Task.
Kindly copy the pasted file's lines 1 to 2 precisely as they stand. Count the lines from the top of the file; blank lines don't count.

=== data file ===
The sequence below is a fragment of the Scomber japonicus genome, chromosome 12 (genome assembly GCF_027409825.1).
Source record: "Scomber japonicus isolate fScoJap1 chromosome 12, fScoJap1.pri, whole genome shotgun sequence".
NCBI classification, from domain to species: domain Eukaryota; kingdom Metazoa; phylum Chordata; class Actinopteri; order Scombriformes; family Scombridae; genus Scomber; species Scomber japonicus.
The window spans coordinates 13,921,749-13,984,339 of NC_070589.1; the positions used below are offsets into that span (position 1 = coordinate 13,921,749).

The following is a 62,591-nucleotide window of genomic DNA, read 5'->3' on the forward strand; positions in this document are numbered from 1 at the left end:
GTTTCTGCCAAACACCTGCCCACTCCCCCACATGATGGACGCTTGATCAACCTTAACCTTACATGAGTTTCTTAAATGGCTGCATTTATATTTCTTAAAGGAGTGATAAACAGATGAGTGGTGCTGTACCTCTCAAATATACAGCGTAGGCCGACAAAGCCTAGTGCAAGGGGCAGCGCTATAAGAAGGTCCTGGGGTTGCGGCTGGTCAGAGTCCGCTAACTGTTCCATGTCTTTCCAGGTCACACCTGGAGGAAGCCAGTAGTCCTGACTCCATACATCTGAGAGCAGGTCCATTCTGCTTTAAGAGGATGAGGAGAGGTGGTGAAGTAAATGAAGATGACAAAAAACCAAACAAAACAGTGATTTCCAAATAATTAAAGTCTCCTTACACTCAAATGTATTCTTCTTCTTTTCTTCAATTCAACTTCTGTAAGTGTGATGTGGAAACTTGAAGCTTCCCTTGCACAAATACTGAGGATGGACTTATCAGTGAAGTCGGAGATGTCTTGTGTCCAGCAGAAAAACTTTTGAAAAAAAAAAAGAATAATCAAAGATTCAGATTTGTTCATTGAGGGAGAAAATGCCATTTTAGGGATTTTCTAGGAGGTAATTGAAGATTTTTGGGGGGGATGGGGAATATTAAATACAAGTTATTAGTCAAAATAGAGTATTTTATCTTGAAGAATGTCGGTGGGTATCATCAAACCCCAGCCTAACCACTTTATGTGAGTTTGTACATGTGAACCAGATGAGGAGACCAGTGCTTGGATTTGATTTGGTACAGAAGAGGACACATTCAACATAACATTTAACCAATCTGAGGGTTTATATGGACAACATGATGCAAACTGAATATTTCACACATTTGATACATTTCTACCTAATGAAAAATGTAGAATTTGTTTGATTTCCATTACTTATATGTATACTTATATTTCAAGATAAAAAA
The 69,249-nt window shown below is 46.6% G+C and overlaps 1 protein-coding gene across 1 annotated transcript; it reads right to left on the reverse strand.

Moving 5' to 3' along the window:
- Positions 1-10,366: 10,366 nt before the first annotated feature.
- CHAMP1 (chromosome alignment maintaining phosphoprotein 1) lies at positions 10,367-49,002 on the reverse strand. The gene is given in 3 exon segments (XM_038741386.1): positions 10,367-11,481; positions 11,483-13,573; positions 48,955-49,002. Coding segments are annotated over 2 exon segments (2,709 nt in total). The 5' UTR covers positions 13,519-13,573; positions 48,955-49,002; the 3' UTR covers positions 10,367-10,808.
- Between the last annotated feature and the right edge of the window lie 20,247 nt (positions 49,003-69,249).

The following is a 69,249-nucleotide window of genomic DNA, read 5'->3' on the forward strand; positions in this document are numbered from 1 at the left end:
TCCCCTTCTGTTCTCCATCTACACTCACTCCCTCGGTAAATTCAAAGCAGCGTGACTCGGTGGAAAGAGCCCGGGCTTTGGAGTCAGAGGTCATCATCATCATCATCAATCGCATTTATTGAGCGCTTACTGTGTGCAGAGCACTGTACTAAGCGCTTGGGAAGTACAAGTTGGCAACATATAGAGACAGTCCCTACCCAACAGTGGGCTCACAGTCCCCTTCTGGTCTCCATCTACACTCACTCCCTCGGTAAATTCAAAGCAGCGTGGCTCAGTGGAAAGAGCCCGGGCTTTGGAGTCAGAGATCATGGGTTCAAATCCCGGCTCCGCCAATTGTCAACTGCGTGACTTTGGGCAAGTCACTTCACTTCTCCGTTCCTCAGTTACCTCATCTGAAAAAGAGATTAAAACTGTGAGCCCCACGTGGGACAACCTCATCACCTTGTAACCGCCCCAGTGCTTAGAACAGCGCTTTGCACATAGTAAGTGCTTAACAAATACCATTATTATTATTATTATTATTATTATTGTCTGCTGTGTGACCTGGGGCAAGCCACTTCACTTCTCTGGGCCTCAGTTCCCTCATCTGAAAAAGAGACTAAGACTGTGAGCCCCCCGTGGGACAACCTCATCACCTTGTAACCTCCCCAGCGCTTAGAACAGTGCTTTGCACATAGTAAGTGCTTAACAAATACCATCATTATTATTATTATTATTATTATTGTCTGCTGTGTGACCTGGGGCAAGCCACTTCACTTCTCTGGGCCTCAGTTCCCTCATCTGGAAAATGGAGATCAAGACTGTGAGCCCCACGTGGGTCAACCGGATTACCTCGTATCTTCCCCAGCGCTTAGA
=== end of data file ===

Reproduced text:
The sequence below is a fragment of the Scomber japonicus genome, chromosome 12 (genome assembly GCF_027409825.1).
Source record: "Scomber japonicus isolate fScoJap1 chromosome 12, fScoJap1.pri, whole genome shotgun sequence".